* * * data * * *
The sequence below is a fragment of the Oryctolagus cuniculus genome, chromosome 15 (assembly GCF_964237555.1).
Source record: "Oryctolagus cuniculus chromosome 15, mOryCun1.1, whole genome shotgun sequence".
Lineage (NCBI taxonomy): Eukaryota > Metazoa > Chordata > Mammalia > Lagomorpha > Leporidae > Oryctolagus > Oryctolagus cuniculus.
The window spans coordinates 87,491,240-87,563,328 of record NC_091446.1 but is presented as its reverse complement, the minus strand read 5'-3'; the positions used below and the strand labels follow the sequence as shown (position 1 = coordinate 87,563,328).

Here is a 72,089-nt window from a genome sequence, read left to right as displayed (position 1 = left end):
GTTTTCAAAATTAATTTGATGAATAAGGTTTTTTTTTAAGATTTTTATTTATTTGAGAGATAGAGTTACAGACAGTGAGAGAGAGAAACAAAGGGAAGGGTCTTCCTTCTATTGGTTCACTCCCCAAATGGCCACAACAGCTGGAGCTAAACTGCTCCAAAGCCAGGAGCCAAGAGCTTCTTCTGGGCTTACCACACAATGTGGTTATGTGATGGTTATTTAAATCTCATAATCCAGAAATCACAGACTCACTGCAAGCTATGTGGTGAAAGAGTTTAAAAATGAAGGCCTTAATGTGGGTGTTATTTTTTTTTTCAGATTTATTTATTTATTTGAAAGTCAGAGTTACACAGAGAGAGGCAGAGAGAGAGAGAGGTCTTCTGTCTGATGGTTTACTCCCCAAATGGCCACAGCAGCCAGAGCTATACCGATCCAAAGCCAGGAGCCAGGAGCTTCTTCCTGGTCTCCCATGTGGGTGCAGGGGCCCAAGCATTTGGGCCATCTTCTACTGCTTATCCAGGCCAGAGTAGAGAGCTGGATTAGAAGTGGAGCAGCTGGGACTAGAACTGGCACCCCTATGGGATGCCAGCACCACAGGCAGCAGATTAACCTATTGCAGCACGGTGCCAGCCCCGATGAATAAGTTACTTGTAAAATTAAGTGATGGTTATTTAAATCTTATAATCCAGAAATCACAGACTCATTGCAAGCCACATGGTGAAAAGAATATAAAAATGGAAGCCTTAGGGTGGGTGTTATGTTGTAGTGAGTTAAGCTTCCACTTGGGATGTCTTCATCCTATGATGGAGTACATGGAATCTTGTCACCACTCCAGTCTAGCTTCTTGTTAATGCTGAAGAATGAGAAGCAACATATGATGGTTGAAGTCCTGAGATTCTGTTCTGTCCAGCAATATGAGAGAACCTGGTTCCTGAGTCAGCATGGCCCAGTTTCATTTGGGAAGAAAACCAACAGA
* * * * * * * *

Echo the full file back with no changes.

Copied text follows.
The sequence below is a fragment of the Oryctolagus cuniculus genome, chromosome 15 (assembly GCF_964237555.1).
Source record: "Oryctolagus cuniculus chromosome 15, mOryCun1.1, whole genome shotgun sequence".
Lineage (NCBI taxonomy): Eukaryota > Metazoa > Chordata > Mammalia > Lagomorpha > Leporidae > Oryctolagus > Oryctolagus cuniculus.
The window spans coordinates 87,491,240-87,563,328 of record NC_091446.1 but is presented as its reverse complement, the minus strand read 5'-3'; the positions used below and the strand labels follow the sequence as shown (position 1 = coordinate 87,563,328).

Here is a 72,089-nt window from a genome sequence, read left to right as displayed (position 1 = left end):
GTTTTCAAAATTAATTTGATGAATAAGGTTTTTTTTTAAGATTTTTATTTATTTGAGAGATAGAGTTACAGACAGTGAGAGAGAGAAACAAAGGGAAGGGTCTTCCTTCTATTGGTTCACTCCCCAAATGGCCACAACAGCTGGAGCTAAACTGCTCCAAAGCCAGGAGCCAAGAGCTTCTTCTGGGCTTACCACACAATGTGGTTATGTGATGGTTATTTAAATCTCATAATCCAGAAATCACAGACTCACTGCAAGCTATGTGGTGAAAGAGTTTAAAAATGAAGGCCTTAATGTGGGTGTTATTTTTTTTTTCAGATTTATTTATTTATTTGAAAGTCAGAGTTACACAGAGAGAGGCAGAGAGAGAGAGAGGTCTTCTGTCTGATGGTTTACTCCCCAAATGGCCACAGCAGCCAGAGCTATACCGATCCAAAGCCAGGAGCCAGGAGCTTCTTCCTGGTCTCCCATGTGGGTGCAGGGGCCCAAGCATTTGGGCCATCTTCTACTGCTTATCCAGGCCAGAGTAGAGAGCTGGATTAGAAGTGGAGCAGCTGGGACTAGAACTGGCACCCCTATGGGATGCCAGCACCACAGGCAGCAGATTAACCTATTGCAGCACGGTGCCAGCCCCGATGAATAAGTTACTTGTAAAATTAAGTGATGGTTATTTAAATCTTATAATCCAGAAATCACAGACTCATTGCAAGCCACATGGTGAAAAGAATATAAAAATGGAAGCCTTAGGGTGGGTGTTATGTTGTAGTGAGTTAAGCTTCCACTTGGGATGTCTTCATCCTATGATGGAGTACATGGAATCTTGTCACCACTCCAGTCTAGCTTCTTGTTAATGCTGAAGAATGAGAAGCAACATATGATGGTTGAAGTCCTGAGATTCTGTTCTGTCCAGCAATATGAGAGAACCTGGTTCCTGAGTCAGCATGGCCCAGTTTCATTTGGGAAGAAAACCAACAGA